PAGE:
Tuesday, 19 May 1936
Seanad Éireann Debate
That Seanad Eireann hereby approves of Control of Imports (Quota No. 30) Order, 1936, made on the 28th day of February, 1936, by the Executive Council under the Control of Imports Act, 1934 (No. 12 of 1934).—(Minister for Lands).
Mr. Johnson: This is the motion that was discussed at the last meeting, and it was adjourned because the desire had been expressed that the Minister for Industry and Commerce might be able to tell us just how the relative proportions of foreign and British  cement were to be adjusted. Perhaps the Minister for Industry and Commerce will be able to give us some information now on the matter.
Minister for Industry and Commerce (Mr. Lemass): So far as the allocation of licences under the quota orders is concerned, the general quota and the special quota are administered as if they were two separate quotas. The manner in which the licences are granted is provided for in the terms of the Control of Imports Act. Notice is given that application should be made for licence to import, and every person upon the register of importers is entitled to make application before the commencement of a quota period. Such persons can make application for a licence to import either under the general quota or under the special quota, or both. The allocation of licences, having regard to the amount of the quota fixed for the period concerned, is determined in accordance with the information which is furnished by importers as to the amount of cement imported by them during a previous period. The allocation of licences is determined in that manner, and by the position in regard to the total amount applied for by all the applicants. The applicant, therefore, may get a licence to import under either the special or the general quota, and, as the total amount to be imported under both quotas is only 75 per cent. of the amount to be imported during the period, it is to be assumed that, during the course of the period, each importer will come back to seek a further percentage of the 25 per cent. un-allocated, and an additional licence will be issued to him if he can show that the licences previously issued have been utilised. Perhaps I may say, by way of illustration, that an importer who desired to import 100,000 tons of cement would get two licences—one under the general quota and one under the special quota —the total amount being 75,000 tons. During the course of the quota period the importer would apply for a further licence amounting to 25,000 tons, and would get this further licence if he was in a position to show that the 75,000 tons already licensed had been already imported by him. In practice it means that each importer gets two licences—one under the general quota and one under the special quota. The general licence can be used by the importer to import cement irrespective of the country of origin, but the licence under the special quota embodies the condition that the cement must be produced in Great Britain.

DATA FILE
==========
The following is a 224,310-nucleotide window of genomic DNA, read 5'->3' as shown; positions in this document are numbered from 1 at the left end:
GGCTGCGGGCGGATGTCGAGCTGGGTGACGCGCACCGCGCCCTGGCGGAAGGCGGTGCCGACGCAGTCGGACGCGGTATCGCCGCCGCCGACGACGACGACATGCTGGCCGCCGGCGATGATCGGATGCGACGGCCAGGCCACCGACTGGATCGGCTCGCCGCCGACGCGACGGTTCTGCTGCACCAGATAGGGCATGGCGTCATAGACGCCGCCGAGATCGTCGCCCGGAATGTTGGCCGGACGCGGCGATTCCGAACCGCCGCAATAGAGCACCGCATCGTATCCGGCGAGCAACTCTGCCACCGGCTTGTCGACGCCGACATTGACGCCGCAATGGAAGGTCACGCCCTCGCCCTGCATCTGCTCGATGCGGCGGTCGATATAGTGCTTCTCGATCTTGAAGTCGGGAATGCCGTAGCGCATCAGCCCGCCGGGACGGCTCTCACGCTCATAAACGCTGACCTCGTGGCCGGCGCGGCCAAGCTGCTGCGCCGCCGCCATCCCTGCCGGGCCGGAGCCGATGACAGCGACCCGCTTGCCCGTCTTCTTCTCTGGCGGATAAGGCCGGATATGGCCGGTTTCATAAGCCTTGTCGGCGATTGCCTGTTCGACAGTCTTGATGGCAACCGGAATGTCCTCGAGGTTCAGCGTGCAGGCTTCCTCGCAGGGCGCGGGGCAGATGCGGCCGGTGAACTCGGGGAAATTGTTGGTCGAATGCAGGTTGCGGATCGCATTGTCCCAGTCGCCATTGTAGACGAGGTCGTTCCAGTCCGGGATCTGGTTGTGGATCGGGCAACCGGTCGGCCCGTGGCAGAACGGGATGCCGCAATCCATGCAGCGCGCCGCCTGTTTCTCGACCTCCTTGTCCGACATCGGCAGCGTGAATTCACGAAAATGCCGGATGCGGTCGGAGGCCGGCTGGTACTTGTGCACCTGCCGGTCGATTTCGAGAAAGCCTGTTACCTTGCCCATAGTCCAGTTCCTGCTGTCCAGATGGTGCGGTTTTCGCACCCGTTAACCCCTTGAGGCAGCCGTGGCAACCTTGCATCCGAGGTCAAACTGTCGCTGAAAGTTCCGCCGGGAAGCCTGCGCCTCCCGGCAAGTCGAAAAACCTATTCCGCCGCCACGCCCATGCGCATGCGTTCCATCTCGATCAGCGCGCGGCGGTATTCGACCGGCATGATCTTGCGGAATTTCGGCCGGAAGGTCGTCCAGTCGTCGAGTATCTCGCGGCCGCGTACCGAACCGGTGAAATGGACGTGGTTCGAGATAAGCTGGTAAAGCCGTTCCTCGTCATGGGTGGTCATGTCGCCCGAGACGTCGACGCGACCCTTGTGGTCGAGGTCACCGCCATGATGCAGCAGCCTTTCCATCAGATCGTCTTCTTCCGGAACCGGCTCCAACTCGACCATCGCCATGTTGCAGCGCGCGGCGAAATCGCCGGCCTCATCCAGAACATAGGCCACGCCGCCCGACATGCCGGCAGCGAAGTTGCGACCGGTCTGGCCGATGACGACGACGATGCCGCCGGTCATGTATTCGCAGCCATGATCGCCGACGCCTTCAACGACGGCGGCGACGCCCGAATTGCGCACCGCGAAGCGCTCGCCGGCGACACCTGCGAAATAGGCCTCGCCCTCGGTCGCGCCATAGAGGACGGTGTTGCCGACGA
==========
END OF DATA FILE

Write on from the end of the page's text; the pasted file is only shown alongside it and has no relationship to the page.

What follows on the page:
The making of this latter order followed on the trade agreement with Great Britain at the beginning of the year. Previously the importation of cement was controlled under the Cement Act, but because of the necessity of ensuring that, in accordance with the agreement with Great Britain, at least one-third of our cement requirements would come from Great Britain, it was not practicable to continue the provisions of the Cement Act as it stood. Consequently that was dropped, and the provisions of the Control of Imports Act took its place. It is true that certain importers in the past imported Continental cement exclusively, and that certain other importers imported British cement exclusively, and apparently certain importers still wish to import Continental cement exclusively. However, we are required by the Act to issue a licence to every registered importer who applies for a licence under the special or the general quota. It may mean that some importers, who wish to import Continental cement exclusively, may be required to import a certain proportion of British cement. The purpose of that is to ensure that our imports of British cement will be in accordance with the agreement we made some months ago.
So far as the price of cement is concerned, the trade agreement with Great Britain involved that consultation will take place between the representatives of the cement exporters in Great Britain and the importers here, through their respective Government  Departments, with a view to ensuring that the price of cement will be satisfactory. In other words, any attempt by the cement exporters in Great Britain or by the cement importers here, to exploit to their own advantage this agreement between the two countries, will be checked. Discussions are proceeding and arrangements have already been made concerning cement to be imported through the Port of Dublin. The price is regarded by importers as satisfactory, but prices have not yet been fixed for the importation of cement through the very large number of ports around the coast of Ireland. I have no doubt an arrangement will be made covering all ports similar to that already made for the Port of Dublin.
Mr. Johnson: He may not be able to obtain Continental cement on as good terms as competitors who hitherto were importing only Continental cement. I do not think the Minister's explanation as to how the matter will work out clarifies that difficulty.
Mr. Lemass: The Senator is misinformed. Nobody is required to import Continental cement. A licence under the general quota can be used to import British cement. There is no condition of origin at all attached to the licences issued under the general quota.
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